Tuesday, June 11, 2013
How Much Is That Smartphone in Your Pocket Worth?
Once thieves broke into houses to steal your possessions, now it’s probably easier to steal your smartphone on the street. As everyone is carrying around a mobile ‘jewellery’, then the value of authentication and protection from theft is becoming a hot subject.
Nearly half of all robberies in San Francisco last year involved a smartphone, up from 36% the previous year. In other US cities the same high profile exists with Washington recording 42% of robberies and New York 14%. It is now claimed that a third of all US citizens own a tablet and the ownership of smartphones is very much higher. In the UK, the Office for National Statistics reported that 107,000 incidents of 'theft form the person' were recorded last year, an 8% rise from previous year.
Do you ‘lock’ your smartphone or is it like the majority open to use once stolen?
This week Apple, as part of their iOS7 announcement, a new iOS feature, they call ‘Activation Lock.’ The feature effectively disables the iPhone even if a thief has turned it off or erased the data on the phone. This remote ‘kill switch’ renders the stolen phone useless and difficult to sell in the black market. The phone can be reactivated only after the user logs into it with the right Apple ID and password.
Google also are taking the issue forward and have filed a patent suggesting users stick out their tongue or wrinkle their nose in place of a password. Yes they envisage we will happily look at our phone and pull a face to be recognised and authenticated. They suggest that specific gestures could prevent the existing Face Unlock facility being fooled by photos.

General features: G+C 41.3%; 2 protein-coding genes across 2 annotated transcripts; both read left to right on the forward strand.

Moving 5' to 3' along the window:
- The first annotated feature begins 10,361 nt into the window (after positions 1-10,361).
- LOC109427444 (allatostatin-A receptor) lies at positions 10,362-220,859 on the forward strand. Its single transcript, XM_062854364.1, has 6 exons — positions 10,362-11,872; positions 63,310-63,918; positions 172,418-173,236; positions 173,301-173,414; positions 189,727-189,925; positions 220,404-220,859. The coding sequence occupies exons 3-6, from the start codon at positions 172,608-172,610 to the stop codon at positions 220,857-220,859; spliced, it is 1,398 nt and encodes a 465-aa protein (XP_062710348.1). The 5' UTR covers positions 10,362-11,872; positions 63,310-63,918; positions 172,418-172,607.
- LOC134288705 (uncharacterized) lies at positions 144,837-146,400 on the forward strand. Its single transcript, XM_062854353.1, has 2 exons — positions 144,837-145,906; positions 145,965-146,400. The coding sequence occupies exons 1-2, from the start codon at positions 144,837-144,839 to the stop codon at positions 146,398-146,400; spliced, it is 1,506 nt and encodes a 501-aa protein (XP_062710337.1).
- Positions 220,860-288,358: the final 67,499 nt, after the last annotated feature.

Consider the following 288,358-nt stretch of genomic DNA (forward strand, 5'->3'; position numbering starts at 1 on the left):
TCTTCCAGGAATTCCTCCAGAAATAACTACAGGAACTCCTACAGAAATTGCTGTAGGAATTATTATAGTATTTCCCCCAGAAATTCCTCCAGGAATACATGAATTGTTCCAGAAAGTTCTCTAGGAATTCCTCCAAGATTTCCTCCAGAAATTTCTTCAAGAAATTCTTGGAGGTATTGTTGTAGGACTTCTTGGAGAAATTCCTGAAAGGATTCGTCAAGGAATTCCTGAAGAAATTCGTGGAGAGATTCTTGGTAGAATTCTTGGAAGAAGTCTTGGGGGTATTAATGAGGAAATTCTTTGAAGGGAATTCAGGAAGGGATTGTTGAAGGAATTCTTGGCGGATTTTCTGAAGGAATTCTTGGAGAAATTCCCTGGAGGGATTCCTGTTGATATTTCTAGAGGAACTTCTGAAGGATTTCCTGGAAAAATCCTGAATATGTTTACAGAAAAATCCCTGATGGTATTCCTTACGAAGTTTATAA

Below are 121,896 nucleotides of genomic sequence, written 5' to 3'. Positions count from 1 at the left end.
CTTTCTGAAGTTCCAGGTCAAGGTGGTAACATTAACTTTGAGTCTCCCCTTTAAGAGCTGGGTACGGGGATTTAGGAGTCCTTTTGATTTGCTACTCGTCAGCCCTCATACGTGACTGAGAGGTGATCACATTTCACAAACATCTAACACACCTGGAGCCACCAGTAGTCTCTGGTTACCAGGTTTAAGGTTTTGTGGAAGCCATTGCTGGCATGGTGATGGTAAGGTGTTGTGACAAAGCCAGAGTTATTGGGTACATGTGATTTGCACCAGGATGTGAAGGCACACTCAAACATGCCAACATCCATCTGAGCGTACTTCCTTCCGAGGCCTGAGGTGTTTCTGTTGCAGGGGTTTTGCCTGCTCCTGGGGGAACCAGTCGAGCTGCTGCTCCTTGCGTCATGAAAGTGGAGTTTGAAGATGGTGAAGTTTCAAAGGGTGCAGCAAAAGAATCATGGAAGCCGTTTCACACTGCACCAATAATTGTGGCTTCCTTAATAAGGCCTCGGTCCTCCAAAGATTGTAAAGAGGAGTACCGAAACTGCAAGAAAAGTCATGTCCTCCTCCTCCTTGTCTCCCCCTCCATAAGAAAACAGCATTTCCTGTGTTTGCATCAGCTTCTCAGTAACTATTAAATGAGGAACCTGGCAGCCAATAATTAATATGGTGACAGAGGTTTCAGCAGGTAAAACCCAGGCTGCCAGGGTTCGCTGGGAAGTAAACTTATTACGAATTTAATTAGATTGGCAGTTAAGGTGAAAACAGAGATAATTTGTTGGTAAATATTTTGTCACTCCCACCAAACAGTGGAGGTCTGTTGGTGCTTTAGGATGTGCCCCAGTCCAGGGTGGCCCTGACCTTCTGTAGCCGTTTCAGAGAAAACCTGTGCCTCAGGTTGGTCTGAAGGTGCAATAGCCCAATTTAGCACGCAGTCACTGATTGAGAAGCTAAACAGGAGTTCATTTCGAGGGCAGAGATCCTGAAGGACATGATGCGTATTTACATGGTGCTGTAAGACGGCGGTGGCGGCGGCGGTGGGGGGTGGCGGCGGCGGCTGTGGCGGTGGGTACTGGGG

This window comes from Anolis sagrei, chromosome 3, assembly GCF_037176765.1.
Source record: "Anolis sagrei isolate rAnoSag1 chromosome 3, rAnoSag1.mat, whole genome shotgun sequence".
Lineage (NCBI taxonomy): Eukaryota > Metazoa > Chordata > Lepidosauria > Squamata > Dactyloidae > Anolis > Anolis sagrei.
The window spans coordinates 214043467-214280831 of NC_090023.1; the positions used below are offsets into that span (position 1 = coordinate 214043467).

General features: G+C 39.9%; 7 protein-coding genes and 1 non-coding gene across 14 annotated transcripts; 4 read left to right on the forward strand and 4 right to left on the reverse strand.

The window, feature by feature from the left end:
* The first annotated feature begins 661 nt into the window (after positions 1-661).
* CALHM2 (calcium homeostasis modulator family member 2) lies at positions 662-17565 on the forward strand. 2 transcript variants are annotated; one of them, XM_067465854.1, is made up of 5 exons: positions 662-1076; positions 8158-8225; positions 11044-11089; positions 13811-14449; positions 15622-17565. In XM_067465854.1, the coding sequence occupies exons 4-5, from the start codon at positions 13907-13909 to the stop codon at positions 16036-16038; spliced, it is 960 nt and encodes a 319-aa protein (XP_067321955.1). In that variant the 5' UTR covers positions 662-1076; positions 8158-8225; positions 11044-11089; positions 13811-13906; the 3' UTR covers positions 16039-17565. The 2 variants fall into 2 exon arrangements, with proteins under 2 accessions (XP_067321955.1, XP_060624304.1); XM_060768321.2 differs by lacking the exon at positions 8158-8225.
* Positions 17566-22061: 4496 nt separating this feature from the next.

The patent, filed last year, suggests the software could track a "facial landmark" to confirm a user not only looks like the device's owner but also pulls the right expression and this could be; a frown, an open smile, a forehead wrinkle, eyebrow movement, or a tongue protrusion. They go on to cover a number of ways that they could further ensure the phone is not being fooled.
The patent suggests users would have to type in a password if they failed to make the right gestures
Now just imagine you are on a crowed train and you need to unlock your phone, or you are having an intimate dinner in a restaurant and the phone vibrates and you are asked to start to pull faces at the camera. Yes we see it working well at those gurning meetings and the late comedian Les Dawson would be able to give a masterclass in the art, but really there must be simpler ways to validate who you are?
As the smartphone and tablets become our mobile office, personal library and hold more than just contacts and diaries and even our email we must protect them from theft. It is not just a case of replacing them when they are lost or stolen, but maybe thinking about the identity and information that you have effectively lost. This may be more valuable to you and the thief that the smartphone or tablet.